If Daniel Herbert’s Videoland views the video store as a history without a future, then James Naremore’s new book, An Invention Without a Future, suggests that cinema, as it came to be defined by various cultural forces throughout the 1960s and ’70s, may be meeting a similar fate as well. At least, the title seems to suggest as much, though it’s actually taken from cinema pioneer Louis Lumière, who supposedly made such a statement regarding the cinema to his brother around the end of the 19th century. There’s no actual record of the remark; Jean-Luc Godard, among others, has attributed the statement to Lumière. Whether apocryphal or not, its ambivalence suits Naremore’s tongue-in-cheek title quite well, since the totality of An Invention Without a Future is anything but a coup de grâce for cinema. Quite the contrary, as Naremore’s collection of essays here, some written years ago, though amended in key places to address contemporary developments, is divided into three sections, but coheres to form an urgent, nearly comprehensive plea to take cinema seriously from a multitude of perspectives.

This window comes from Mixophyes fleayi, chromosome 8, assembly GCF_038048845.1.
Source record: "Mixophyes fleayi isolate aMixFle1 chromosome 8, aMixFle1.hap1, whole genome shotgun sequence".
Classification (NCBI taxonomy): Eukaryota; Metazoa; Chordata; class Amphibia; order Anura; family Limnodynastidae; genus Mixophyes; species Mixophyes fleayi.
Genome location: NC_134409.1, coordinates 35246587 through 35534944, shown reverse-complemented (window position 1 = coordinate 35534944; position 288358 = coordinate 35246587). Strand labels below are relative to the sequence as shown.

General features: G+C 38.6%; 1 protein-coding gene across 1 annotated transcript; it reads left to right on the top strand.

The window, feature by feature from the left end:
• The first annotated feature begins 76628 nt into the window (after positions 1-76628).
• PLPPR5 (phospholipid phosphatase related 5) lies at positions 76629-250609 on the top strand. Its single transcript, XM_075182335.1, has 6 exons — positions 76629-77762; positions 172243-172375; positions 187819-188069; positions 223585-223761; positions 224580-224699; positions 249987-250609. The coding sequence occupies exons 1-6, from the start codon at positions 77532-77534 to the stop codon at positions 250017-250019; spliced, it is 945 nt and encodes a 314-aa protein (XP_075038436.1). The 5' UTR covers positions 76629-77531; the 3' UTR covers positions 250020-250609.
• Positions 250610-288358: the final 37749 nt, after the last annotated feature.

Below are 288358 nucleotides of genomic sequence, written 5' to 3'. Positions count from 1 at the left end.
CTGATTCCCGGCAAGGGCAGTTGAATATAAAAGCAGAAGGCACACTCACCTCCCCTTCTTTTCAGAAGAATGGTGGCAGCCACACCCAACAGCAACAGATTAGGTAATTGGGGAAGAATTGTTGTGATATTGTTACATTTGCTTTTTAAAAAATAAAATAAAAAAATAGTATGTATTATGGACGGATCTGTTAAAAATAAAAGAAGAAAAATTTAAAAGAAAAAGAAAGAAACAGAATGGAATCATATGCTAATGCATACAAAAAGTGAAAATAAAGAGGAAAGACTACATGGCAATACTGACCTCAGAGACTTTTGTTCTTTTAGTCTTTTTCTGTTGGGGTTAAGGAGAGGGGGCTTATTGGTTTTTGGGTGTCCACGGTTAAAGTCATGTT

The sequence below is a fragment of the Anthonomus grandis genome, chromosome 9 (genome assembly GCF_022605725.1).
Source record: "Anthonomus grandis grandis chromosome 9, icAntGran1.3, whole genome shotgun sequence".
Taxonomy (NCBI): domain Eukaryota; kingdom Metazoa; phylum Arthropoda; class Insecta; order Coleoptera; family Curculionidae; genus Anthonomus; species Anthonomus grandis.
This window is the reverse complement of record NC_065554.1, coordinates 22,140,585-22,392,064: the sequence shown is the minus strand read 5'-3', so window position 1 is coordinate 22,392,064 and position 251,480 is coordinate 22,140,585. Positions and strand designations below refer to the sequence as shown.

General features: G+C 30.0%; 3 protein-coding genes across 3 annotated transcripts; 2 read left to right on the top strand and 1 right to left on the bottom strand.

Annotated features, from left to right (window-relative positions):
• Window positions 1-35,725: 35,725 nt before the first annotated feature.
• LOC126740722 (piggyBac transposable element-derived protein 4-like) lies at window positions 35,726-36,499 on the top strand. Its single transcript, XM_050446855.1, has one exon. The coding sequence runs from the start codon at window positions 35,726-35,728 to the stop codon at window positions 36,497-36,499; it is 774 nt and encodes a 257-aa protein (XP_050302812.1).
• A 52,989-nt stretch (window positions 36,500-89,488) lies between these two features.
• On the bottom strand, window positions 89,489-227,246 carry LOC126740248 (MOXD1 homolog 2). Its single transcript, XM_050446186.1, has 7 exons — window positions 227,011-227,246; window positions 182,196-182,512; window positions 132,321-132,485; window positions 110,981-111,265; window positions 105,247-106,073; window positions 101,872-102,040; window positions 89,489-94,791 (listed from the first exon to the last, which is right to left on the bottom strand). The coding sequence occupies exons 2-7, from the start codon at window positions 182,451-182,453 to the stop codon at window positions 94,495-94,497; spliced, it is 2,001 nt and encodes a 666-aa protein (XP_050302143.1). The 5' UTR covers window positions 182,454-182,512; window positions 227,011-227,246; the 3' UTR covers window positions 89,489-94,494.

Review: Michael Witt’s Jean-Luc Godard: Cinema Historian

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Review: Michael Witt’s Jean-Luc Godard: Cinema Historian
Review: Michael Witt’s Jean-Luc Godard: Cinema Historian

While Daniel Morgan’s fantastic 2012 book Late Godard and the Possibilities of Cinema devotes a significant portion of its pages to Histoire(s) du Cinéma, Michael Witt’s Jean-Luc Godard: Cinema Historian offers a book-length study of this singular work, filled with color still frames and images, in what’s unquestionably the most comprehensive English-language examination of Godard’s endlessly complex work of video historiography.